Long residence 10 Year ILR

Long Residence ILR requires 10 years continuous lawful residence in the UK, which is quite a long time, so if you can qualify for ILR under other category, you should use this other option as a priority.

Most long-term UK visas allow to apply for an Indefinite Leave to Remain (ILR) after completing 5 years continuous residence in the UK. There are also some UK visas, for example Innovator or some of the Global Talent, that allow to apply for ILR after just 3 continuous years in the UK. Investor visa holders who invested 10 million in the UK can apply after 2 years.

long residence ILR in the UK

Other visas, such as Student or Intra company Transfer (ICT) that is now called the Global Business Mobility (GBM) do NOT lead to ILR, however, they can be counted towards the continuous residence for the 10 Year Long Residence ILR.

For the Long Residence ILR, applicants can accumulate 10 continuous years of lawful residence in the UK on any type of visa.

To qualify, in addition to the 10 years residence, applicants must not fall for refusal on so called ‘General Grounds’ (i.e. criminal record, breaches of immigration rules, unlawful residence).

Applicants also need to be legally present in the UK at the time of application.

Once you accumulate the 10 years continuous residence you may be able to apply later.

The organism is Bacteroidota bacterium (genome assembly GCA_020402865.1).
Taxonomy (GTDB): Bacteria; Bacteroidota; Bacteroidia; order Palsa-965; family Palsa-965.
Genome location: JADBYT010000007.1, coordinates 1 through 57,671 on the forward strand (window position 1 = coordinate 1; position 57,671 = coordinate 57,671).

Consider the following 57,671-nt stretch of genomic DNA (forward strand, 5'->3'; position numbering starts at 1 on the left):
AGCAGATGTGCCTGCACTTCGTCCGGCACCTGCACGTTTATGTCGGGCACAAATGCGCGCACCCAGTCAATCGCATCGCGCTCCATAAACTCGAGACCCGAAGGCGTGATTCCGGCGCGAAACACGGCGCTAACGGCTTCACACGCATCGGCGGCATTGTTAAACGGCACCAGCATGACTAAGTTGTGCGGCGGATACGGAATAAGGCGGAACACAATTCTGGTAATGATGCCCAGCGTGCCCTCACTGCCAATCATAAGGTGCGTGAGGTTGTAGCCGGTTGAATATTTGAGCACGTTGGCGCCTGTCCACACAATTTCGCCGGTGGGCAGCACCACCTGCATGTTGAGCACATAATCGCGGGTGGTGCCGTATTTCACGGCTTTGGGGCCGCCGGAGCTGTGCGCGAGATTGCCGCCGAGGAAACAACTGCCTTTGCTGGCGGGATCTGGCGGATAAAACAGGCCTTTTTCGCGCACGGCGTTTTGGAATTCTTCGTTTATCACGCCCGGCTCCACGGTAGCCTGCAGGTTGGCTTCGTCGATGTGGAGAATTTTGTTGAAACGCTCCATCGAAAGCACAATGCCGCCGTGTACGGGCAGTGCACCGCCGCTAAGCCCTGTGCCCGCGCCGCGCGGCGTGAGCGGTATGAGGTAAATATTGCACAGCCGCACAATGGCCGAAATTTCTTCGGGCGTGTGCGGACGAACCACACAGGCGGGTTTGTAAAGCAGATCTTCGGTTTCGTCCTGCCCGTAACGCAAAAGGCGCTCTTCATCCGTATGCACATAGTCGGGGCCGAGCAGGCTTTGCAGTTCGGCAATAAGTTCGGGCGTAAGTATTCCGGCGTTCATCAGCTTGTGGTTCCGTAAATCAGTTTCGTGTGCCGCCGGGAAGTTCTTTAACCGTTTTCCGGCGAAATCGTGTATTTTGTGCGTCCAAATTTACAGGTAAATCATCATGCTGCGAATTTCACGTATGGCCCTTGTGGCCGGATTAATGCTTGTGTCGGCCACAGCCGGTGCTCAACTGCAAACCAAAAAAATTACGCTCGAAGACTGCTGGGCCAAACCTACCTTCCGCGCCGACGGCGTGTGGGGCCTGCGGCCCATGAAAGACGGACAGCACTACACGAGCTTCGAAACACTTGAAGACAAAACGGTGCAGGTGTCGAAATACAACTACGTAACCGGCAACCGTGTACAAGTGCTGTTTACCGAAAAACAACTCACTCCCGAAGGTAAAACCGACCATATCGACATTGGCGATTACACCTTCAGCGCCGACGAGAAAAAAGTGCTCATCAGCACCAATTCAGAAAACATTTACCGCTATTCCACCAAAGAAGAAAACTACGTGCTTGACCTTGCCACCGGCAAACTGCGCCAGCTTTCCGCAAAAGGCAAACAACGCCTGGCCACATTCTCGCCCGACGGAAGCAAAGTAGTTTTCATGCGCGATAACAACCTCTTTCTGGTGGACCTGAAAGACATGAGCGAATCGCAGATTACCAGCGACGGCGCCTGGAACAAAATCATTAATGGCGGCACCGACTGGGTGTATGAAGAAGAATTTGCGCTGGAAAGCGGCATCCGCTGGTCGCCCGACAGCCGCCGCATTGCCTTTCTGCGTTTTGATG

• ILR based on all types of visas
  • no dependants on the application allowed
  • Life in the UK and English test required
  • have to stay in the UK while application is processed

Continuous residence

To meet the continuous residence requirement applicants must not be outside the UK for more than 180 days at any given time and not more than 540 days in total during the 10 years. Time spent in the Isle of Man or Channel Islands do not count.

Other obligations for the applicant are passing Life in the UK test. We write about Life in the UK test in more detail here. You have also to prove you have English language skills required.

Dependants of the applicant (partner and children) must apply separately if they are eligible. They cannot be included in your application.

The Home Office website for reference.